September 13, 2011
A federal judge is deciding whether to dismiss a lawsuit brought by five panhandlers against the City of Charlottesville challenging the City's ordinance that restricts panhandling on parts of the Downtown Mall.
When presented Tuesday morning with what lawyer Jeffrey Fogel called "a literal interpretation" of the panhandling ordinance U.S. District Judge Norman K. Moon said it was the stupidest thing he'd ever heard.
Fogel argued that the City's panhandling ordinance, enacted last year, violates the first amendment rights of his clients. He believes the law singles out beggars and puts unfair restrictions on them.
Judge Moon responded saying the panhandlers don't have a right to bother someone while eating lunch, and that Fogel is trivializing the First Amendment.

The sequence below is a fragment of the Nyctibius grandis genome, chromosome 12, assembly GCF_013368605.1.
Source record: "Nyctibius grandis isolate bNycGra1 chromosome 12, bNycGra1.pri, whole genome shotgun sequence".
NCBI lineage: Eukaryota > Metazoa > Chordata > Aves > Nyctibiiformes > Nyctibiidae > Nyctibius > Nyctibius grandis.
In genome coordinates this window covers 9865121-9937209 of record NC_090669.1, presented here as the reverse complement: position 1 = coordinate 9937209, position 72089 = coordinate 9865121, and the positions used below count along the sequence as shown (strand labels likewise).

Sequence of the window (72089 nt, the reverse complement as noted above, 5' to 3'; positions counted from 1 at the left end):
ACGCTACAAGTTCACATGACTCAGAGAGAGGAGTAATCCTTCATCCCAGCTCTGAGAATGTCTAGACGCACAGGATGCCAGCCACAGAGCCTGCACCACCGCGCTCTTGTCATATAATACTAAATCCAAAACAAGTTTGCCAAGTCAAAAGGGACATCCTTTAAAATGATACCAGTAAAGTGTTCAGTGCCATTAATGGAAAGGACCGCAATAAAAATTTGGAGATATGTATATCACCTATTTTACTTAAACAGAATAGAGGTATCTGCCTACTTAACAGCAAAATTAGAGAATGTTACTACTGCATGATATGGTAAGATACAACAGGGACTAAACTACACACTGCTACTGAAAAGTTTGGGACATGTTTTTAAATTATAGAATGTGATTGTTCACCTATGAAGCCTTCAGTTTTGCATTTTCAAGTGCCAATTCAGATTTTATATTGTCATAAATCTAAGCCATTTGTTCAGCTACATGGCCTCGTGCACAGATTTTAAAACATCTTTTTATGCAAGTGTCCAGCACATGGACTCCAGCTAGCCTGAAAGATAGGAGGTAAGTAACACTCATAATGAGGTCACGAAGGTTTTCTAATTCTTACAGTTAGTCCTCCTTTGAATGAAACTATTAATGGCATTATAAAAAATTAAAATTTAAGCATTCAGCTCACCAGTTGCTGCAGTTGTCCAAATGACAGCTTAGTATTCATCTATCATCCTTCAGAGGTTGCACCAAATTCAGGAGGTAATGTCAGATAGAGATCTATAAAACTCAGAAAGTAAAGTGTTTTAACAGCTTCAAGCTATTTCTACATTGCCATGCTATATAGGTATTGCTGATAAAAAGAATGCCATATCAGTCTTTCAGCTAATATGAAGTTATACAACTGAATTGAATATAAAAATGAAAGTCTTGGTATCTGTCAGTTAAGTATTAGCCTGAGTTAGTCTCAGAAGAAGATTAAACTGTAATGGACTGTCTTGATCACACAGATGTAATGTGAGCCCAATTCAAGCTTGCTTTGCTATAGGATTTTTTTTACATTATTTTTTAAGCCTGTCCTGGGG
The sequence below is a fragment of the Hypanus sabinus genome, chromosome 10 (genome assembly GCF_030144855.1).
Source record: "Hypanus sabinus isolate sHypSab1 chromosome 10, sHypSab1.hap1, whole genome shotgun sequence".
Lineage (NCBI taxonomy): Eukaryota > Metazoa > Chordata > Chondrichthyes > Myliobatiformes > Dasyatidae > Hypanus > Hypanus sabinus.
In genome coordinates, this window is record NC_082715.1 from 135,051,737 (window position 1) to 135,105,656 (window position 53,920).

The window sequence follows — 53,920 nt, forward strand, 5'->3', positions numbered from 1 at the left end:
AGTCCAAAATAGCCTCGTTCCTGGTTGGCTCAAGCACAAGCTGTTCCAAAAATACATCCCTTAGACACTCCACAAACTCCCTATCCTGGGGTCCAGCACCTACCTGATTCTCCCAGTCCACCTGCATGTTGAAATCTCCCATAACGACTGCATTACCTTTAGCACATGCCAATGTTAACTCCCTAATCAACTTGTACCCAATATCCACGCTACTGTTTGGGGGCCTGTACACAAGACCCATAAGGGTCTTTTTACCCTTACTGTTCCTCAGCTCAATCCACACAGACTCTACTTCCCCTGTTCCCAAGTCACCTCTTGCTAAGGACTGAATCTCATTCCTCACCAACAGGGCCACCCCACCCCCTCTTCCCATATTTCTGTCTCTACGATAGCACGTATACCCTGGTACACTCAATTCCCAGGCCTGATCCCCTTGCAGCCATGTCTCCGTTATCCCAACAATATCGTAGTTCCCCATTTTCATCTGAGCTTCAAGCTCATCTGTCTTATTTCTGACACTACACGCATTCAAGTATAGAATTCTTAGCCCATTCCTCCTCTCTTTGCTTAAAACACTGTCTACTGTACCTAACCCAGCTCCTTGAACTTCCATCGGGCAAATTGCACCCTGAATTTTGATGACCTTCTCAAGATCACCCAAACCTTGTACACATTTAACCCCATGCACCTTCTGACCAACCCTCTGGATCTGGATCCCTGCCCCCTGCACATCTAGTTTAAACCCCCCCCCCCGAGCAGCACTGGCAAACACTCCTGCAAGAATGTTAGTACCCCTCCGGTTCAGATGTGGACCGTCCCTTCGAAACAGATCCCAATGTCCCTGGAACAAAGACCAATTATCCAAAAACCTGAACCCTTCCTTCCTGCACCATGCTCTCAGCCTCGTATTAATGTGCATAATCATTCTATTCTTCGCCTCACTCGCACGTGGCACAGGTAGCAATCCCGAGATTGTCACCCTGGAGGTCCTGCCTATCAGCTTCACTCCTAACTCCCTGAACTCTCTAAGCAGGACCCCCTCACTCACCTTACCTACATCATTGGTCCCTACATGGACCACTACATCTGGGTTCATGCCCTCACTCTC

Fogel disagreed, giving the following example:
"If I go up and ask a friend of mine for a glass of water, it's a crime in Charlottesville to do that from someone at a seated outdoor café. Now the police may not enforce the law that way, but that's exactly what the law says."
The ordinance prohibits aggressive panhandling or soliciting of customers sitting at outdoor cafes or within 50 feet of two streets - 2nd Street SE and 4th Street NE - that cross the busy pedestrian mall. It doesn't allow panhandlers to make physical contact or intimidate someone on the mall. However, it also doesn't allow some forms of what is called passive panhandling, like holding up a sign.
"I'm not intimidating you [by holding a sign]. You may not like to see me, you may not like to see my sign, but I have a right to be there just as you have a right to be there," Fogel argued.
The American Civil Liberties Union of Virginia contends the ordinance unconstitutionally restricts freedom of expression in a public venue.
The ACLU said it has challenged similar ordinances restricting begging or roadside solicitations in Richmond, Herndon, Newport News and Hampton. It says most of those proposals were either amended or abandoned.